New Shingles Vaccine For Seniors, Does It Work?
Shingles is a painful itching rash caused by the varicella zoster virus, the same bug behind chickenpox. The virus lies dormant in the nerve tissue of people who’ve had chickenpox, and years later can reactivate itself. Anyone who’s had chickenpox can develop shingles, but about half of all cases occur in people 60 and older, according to the CDC. This disease afflicts about one of every three people in this age group.
Shingles New Vaccine: FDA Approval
The FDA approved a new shingles vaccine for seniors, age 60 and up, last week. The new vaccine, Shingrix, is recommended even for those already inoculated with the older vaccine. In addition, the FDA recommended that adults 50 and up also get re-vaccinated.
Shingrix, manufactured by GlaxoSmithKline, is more than 90 percent effective.
Shingrix is 97 percent effective in preventing shingles in people 50 to 69 years old, and 91 percent effective in those 70 and older, according to a briefing provided to the CDC’s Advisory Committee on Immunization Practices prior to its decision last week.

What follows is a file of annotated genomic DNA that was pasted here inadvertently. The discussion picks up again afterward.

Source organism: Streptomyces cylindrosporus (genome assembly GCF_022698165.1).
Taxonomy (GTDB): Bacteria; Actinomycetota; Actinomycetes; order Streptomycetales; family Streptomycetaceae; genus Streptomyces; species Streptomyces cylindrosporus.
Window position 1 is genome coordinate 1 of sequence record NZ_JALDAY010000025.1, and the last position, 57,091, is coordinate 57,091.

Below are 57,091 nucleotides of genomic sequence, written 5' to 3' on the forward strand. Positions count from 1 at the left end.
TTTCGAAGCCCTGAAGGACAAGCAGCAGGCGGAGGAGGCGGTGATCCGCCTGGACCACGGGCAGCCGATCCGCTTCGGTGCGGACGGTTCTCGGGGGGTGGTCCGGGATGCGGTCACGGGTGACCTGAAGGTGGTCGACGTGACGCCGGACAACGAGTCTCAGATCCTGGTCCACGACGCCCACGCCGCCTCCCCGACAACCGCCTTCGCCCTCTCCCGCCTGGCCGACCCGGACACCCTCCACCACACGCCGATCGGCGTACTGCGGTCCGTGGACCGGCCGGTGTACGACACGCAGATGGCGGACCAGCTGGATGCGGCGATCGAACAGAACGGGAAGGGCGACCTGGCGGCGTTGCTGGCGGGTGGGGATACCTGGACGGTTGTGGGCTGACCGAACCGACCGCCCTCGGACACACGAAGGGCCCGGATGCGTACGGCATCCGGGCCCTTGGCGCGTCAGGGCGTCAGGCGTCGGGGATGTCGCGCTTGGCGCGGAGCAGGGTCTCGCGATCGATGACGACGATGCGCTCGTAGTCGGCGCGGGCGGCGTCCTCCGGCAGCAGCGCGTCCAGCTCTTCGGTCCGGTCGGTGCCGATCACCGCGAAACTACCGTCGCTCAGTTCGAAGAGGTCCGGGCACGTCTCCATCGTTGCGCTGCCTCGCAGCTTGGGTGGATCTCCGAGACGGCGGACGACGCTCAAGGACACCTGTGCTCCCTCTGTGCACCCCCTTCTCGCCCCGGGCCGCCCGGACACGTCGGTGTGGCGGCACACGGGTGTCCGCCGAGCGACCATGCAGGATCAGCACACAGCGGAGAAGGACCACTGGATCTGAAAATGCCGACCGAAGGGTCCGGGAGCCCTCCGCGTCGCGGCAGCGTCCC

By comparison, Zostavax, the current vaccine, is only 70 percent effective in your 50s; 64 percent effective in your 60s; 41 percent effective in your 70s; and 18 percent effective in your 80s, the briefing states.
Shingrix is also better than Zostavax in preventing nerve pain that continues after a shingles rash has cleared. For example, it is 90 percent effective versus 65 percent effective, the briefing stated.
Shingrix is a non-live herpes zoster vaccine that contains a booster intended to generate a strong and long-lasting immune response. That booster and the fact that the vaccine is a two-dose series is likely why it has superior protection compared to the current Zostavax vaccine.